Subcommittee Hearing on Subsidized Job Programs
July 31, 2014
On July 30, 2014, the House Subcommittee on Human Resources of the Committee on Ways and Means held a hearing on subsidized employment programs and their effectiveness reducing poverty. Specifically, the hearing focused on state subsidized employment programs aimed at Temporary Assistance for Needy Families (TANF) recipients.
While states have always been allowed to use TANF funds for subsidized job programs, that application became much more prevalent in 2009 when the TANF Emergency Contingency Fund was created as part of the American Recovery and Reinvestment Act. Witnesses at the hearing discussed two of the longest-running subsidized jobs programs: Washington State’s WorkFirst Community Jobs program and Erie County (Buffalo), NY’s PIVOT program. During the hearing, Sandra Collins, a former TANF recipient who found employment through the Community Jobs Program, announced that she had just received a promotion to store manager. Dan Bloom of MDRC provided testimony summarizing past research findings and describing two evaluation efforts currently underway.
Chairman Dave Reichert (R-WA) and other subcommittee members showed interest in subsidized employment programs as a way to connect TANF recipients to work, although several members had concerns about how to ensure employers don’t use these programs as a source of free labor. Amy Dvorak of the Eric County Department of Social Services explained that her agency was very clear with employers that these placements were expected to lead to permanent full-time jobs. She also told the subcommittee that if an employer terminated a program participant immediately after the subsidy period ended, the Department would not place further recipients with that business.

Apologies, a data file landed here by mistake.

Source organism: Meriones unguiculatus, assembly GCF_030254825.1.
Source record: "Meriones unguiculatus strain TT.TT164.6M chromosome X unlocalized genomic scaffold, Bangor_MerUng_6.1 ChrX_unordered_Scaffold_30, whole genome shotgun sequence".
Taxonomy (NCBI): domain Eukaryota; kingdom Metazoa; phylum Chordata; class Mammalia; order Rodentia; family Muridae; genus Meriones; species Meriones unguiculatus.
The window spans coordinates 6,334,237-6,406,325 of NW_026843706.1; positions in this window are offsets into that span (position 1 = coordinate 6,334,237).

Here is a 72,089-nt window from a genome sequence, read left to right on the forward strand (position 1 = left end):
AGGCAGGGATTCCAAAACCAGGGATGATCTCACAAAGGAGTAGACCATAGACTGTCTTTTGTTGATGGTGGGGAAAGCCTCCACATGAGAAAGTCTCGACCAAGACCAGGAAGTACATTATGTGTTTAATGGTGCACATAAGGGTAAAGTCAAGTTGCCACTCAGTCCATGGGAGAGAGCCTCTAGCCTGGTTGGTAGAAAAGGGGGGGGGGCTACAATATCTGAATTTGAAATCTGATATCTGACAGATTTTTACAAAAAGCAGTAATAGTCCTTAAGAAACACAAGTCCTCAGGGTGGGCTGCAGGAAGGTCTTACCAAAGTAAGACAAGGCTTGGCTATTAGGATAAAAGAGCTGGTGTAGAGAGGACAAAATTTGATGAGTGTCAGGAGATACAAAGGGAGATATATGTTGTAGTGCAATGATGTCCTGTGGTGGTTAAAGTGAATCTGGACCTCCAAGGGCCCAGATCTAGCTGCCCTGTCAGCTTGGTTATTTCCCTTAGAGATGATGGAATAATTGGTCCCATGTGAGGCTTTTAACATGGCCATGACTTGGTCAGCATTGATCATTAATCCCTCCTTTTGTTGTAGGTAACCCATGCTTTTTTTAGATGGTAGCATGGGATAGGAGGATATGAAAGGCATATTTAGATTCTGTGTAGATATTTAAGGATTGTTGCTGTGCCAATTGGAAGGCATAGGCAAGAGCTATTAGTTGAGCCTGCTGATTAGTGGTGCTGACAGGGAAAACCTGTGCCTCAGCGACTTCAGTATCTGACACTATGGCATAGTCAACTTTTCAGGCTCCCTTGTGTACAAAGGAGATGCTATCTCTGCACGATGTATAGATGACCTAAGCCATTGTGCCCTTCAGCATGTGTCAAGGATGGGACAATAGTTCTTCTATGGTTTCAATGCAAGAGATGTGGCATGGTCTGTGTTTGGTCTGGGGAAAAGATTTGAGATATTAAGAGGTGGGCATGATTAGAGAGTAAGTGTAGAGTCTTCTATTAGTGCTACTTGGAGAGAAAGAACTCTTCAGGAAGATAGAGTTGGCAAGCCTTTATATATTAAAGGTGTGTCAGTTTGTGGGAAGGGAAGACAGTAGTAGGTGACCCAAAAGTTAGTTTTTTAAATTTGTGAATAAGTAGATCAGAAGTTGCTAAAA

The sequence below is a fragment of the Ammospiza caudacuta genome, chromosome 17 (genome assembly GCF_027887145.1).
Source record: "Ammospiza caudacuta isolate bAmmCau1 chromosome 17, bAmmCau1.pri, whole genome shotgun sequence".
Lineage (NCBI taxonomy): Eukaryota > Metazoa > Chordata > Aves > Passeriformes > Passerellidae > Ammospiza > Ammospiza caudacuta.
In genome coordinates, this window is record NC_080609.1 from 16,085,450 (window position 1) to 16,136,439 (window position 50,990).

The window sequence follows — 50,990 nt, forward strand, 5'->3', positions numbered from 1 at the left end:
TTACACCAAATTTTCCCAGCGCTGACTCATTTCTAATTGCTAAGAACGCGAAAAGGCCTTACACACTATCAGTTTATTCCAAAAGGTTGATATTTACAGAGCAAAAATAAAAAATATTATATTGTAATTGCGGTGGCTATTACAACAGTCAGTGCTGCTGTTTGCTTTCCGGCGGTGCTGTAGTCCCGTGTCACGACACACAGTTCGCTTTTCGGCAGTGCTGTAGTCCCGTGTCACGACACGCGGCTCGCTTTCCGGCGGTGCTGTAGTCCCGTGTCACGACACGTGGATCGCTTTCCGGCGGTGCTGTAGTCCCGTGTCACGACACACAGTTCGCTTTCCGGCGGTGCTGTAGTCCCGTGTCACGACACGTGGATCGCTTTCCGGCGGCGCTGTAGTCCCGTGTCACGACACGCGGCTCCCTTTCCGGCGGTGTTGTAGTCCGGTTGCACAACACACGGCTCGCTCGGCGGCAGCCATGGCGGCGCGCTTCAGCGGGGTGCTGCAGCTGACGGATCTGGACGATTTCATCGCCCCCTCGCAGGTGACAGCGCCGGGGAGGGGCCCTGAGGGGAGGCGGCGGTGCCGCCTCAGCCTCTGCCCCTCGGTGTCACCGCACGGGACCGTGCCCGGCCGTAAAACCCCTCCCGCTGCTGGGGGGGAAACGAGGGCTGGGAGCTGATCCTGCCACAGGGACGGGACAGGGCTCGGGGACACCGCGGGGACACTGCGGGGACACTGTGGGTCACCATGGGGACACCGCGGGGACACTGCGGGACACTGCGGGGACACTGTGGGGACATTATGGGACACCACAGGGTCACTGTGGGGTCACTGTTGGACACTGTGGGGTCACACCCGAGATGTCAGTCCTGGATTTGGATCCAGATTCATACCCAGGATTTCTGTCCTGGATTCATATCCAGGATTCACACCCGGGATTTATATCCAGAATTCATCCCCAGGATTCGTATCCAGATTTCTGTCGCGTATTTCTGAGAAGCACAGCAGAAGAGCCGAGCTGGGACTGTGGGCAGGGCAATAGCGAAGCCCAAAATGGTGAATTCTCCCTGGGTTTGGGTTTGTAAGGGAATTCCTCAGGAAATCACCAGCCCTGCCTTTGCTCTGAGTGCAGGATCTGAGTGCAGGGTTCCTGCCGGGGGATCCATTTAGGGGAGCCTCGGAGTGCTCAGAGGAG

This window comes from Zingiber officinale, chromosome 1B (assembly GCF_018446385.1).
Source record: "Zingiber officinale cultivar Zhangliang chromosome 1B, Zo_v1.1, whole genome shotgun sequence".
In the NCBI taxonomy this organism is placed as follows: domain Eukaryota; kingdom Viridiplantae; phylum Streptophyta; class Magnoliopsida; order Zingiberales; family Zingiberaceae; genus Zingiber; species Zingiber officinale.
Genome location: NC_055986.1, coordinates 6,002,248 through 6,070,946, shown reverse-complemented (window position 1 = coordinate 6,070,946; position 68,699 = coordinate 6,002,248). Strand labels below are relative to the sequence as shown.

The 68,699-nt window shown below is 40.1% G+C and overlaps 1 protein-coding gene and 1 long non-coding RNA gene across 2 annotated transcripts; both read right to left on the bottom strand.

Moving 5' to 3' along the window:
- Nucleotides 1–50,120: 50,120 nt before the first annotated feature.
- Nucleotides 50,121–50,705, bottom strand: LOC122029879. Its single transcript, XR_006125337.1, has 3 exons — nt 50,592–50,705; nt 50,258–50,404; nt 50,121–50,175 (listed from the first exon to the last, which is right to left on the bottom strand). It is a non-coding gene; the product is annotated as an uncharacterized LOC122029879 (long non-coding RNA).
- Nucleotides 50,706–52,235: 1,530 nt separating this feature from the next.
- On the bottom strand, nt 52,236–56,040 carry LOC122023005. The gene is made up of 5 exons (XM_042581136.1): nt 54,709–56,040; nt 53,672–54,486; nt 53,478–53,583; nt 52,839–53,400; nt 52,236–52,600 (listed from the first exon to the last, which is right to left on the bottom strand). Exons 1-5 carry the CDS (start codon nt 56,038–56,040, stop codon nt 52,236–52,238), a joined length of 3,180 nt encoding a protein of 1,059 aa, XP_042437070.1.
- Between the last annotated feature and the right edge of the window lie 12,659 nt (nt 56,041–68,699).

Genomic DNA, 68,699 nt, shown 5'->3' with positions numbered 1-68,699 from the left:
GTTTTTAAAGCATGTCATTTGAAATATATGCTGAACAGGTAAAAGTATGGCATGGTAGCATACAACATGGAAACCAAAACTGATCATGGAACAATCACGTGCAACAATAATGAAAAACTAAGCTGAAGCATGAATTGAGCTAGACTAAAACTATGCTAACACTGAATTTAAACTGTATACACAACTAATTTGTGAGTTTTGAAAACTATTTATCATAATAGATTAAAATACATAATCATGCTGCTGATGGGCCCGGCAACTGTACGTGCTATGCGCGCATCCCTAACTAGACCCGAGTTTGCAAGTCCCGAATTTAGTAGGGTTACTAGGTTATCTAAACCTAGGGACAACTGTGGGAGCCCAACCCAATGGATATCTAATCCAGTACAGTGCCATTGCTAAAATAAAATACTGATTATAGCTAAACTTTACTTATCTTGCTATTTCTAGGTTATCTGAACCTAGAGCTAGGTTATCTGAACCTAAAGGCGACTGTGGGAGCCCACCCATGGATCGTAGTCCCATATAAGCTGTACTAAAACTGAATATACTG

Members also raised questions about how to target programs to participants who were unlikely to be hired otherwise. Bloom explained that many programs are targeted to individuals with significant barriers to employment, such as criminal records or long-term unemployment. He also noted that many programs provide job search assistance to recipients to try to connect them to unsubsidized jobs prior to considering them for subsidized placements.
Subsidized employment is a valuable way to help disadvantaged adult and youth workers develop work skills and experience while earning money to support themselves and their families. It can be an important component of a TANF work program. President Obama’s FY 2015 budget proposal had several provisions to support subsidized employment, including a recommendation to shift $600 million from the TANF Contingency Fund to a new Pathways to Jobs program, which would support state-subsidized employment programs for low-income individuals. The positive atmosphere at this hearing suggests potential for future bipartisan efforts to support subsidized jobs programs. When debating further investment into these programs, Congress should listen to Sandra Collins: “They make a difference and I am living proof of it!”